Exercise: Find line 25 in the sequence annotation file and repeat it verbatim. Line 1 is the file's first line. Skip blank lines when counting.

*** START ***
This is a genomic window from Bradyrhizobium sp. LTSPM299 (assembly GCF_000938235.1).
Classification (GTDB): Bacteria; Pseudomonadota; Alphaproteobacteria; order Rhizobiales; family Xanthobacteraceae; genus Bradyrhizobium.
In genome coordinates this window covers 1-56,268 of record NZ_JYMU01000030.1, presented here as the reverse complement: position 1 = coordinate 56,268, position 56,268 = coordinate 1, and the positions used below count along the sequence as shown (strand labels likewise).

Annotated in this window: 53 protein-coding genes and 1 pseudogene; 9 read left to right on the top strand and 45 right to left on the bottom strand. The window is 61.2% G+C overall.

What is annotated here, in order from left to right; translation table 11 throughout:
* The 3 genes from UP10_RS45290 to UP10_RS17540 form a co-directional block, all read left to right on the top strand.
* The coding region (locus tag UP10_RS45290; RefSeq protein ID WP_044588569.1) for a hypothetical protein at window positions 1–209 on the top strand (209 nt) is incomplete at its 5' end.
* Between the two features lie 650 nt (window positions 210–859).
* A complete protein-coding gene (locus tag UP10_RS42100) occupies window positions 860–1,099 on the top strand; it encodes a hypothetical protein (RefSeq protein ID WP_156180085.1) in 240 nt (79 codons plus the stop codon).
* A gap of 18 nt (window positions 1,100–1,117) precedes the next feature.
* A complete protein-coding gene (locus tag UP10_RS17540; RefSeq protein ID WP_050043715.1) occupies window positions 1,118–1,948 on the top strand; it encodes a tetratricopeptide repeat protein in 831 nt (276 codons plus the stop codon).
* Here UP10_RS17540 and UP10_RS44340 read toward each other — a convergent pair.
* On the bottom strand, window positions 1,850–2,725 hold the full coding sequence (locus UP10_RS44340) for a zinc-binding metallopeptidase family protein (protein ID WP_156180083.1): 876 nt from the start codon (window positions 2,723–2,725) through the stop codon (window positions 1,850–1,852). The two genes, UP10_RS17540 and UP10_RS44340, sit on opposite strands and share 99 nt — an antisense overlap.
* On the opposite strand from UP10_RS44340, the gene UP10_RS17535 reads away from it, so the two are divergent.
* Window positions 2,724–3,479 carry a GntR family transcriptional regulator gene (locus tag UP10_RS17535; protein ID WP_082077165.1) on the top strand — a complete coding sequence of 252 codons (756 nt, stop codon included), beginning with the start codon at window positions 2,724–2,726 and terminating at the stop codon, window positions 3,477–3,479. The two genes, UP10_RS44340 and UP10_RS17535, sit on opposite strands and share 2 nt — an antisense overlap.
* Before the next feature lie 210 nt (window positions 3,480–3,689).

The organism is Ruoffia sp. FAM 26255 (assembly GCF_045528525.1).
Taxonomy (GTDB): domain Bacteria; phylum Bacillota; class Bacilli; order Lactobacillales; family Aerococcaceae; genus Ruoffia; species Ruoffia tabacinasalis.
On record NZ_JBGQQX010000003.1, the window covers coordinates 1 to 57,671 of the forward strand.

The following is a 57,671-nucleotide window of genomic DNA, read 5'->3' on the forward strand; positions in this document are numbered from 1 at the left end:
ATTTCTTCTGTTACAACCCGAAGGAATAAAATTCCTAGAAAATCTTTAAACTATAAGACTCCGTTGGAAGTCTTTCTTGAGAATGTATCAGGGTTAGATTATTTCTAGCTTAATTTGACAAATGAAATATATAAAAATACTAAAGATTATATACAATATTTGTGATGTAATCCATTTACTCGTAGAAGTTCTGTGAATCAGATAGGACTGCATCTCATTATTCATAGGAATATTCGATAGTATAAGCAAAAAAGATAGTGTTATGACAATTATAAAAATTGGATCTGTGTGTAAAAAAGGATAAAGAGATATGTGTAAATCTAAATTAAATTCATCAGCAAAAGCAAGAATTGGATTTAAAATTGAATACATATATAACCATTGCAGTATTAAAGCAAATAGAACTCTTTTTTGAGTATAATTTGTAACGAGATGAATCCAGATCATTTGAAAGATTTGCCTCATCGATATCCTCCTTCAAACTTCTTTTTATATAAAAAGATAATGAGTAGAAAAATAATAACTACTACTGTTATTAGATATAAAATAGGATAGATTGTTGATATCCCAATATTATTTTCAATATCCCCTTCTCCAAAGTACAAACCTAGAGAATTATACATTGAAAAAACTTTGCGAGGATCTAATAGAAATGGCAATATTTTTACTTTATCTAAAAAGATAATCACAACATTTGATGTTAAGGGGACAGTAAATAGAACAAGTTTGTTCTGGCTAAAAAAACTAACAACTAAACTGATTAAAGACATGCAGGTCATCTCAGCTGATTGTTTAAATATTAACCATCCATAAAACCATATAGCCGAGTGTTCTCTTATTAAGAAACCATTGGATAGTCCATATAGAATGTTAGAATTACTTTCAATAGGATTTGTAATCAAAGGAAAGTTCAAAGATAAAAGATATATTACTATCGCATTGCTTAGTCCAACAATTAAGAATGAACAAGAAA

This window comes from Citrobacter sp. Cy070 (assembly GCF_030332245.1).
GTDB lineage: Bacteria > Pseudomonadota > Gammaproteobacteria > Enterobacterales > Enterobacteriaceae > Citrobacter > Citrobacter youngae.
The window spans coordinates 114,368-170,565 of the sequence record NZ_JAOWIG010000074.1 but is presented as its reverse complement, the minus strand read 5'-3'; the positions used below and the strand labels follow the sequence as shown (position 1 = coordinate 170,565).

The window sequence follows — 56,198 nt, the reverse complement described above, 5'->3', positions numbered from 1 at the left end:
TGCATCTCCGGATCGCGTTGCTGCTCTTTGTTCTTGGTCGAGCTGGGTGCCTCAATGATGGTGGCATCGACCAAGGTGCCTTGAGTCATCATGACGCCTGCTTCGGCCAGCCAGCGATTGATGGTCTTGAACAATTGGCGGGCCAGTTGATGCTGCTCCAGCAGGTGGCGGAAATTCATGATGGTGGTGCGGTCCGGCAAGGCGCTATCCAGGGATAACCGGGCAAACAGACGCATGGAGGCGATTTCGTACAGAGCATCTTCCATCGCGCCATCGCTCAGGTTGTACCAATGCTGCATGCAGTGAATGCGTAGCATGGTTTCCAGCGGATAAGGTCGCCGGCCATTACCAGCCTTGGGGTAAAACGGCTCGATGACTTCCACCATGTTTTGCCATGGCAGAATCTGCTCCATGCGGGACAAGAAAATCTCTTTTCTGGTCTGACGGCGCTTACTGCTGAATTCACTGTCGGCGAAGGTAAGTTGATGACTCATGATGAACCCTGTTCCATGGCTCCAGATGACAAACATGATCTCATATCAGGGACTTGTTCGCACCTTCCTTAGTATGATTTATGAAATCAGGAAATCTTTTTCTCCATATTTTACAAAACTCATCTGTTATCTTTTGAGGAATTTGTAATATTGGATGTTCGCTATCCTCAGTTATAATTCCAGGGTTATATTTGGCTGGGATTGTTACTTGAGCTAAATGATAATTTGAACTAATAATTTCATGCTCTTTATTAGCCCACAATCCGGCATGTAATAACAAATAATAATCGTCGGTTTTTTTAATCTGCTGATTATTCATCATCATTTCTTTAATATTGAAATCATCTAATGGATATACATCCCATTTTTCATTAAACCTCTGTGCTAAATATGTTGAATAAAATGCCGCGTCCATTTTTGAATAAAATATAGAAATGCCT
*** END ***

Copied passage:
The window sequence follows — 56,198 nt, the reverse complement described above, 5'->3', positions numbered from 1 at the left end: